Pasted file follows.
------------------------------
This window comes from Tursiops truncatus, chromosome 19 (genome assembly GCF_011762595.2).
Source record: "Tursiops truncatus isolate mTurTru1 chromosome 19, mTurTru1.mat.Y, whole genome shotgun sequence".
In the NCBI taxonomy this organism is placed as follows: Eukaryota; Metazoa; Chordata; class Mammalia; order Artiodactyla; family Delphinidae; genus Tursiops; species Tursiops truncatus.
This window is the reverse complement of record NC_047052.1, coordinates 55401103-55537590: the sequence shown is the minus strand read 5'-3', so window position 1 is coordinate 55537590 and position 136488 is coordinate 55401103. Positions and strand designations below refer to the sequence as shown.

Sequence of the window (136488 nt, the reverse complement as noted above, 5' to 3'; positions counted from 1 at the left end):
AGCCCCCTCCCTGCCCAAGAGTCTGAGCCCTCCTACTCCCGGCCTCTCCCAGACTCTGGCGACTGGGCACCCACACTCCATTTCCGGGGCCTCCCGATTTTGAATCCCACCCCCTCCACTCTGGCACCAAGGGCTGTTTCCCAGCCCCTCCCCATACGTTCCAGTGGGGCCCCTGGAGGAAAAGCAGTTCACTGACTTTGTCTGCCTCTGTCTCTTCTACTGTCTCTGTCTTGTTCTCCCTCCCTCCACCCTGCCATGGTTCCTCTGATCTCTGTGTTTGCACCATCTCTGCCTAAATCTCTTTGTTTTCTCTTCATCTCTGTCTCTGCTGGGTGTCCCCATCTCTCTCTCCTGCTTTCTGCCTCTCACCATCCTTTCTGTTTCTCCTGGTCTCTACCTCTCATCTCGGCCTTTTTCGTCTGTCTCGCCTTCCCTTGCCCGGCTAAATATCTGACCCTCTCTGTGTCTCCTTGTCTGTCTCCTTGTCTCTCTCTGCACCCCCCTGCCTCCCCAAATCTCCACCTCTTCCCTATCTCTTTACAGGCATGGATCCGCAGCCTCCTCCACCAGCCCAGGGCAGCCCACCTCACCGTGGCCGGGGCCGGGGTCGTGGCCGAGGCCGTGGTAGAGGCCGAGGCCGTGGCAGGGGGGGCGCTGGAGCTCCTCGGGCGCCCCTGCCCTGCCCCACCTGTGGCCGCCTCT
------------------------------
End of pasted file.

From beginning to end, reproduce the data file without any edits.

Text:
This window comes from Tursiops truncatus, chromosome 19 (genome assembly GCF_011762595.2).
Source record: "Tursiops truncatus isolate mTurTru1 chromosome 19, mTurTru1.mat.Y, whole genome shotgun sequence".
In the NCBI taxonomy this organism is placed as follows: Eukaryota; Metazoa; Chordata; class Mammalia; order Artiodactyla; family Delphinidae; genus Tursiops; species Tursiops truncatus.
This window is the reverse complement of record NC_047052.1, coordinates 55401103-55537590: the sequence shown is the minus strand read 5'-3', so window position 1 is coordinate 55537590 and position 136488 is coordinate 55401103. Positions and strand designations below refer to the sequence as shown.

Sequence of the window (136488 nt, the reverse complement as noted above, 5' to 3'; positions counted from 1 at the left end):
AGCCCCCTCCCTGCCCAAGAGTCTGAGCCCTCCTACTCCCGGCCTCTCCCAGACTCTGGCGACTGGGCACCCACACTCCATTTCCGGGGCCTCCCGATTTTGAATCCCACCCCCTCCACTCTGGCACCAAGGGCTGTTTCCCAGCCCCTCCCCATACGTTCCAGTGGGGCCCCTGGAGGAAAAGCAGTTCACTGACTTTGTCTGCCTCTGTCTCTTCTACTGTCTCTGTCTTGTTCTCCCTCCCTCCACCCTGCCATGGTTCCTCTGATCTCTGTGTTTGCACCATCTCTGCCTAAATCTCTTTGTTTTCTCTTCATCTCTGTCTCTGCTGGGTGTCCCCATCTCTCTCTCCTGCTTTCTGCCTCTCACCATCCTTTCTGTTTCTCCTGGTCTCTACCTCTCATCTCGGCCTTTTTCGTCTGTCTCGCCTTCCCTTGCCCGGCTAAATATCTGACCCTCTCTGTGTCTCCTTGTCTGTCTCCTTGTCTCTCTCTGCACCCCCCTGCCTCCCCAAATCTCCACCTCTTCCCTATCTCTTTACAGGCATGGATCCGCAGCCTCCTCCACCAGCCCAGGGCAGCCCACCTCACCGTGGCCGGGGCCGGGGTCGTGGCCGAGGCCGTGGTAGAGGCCGAGGCCGTGGCAGGGGGGGCGCTGGAGCTCCTCGGGCGCCCCTGCCCTGCCCCACCTGTGGCCGCCTCT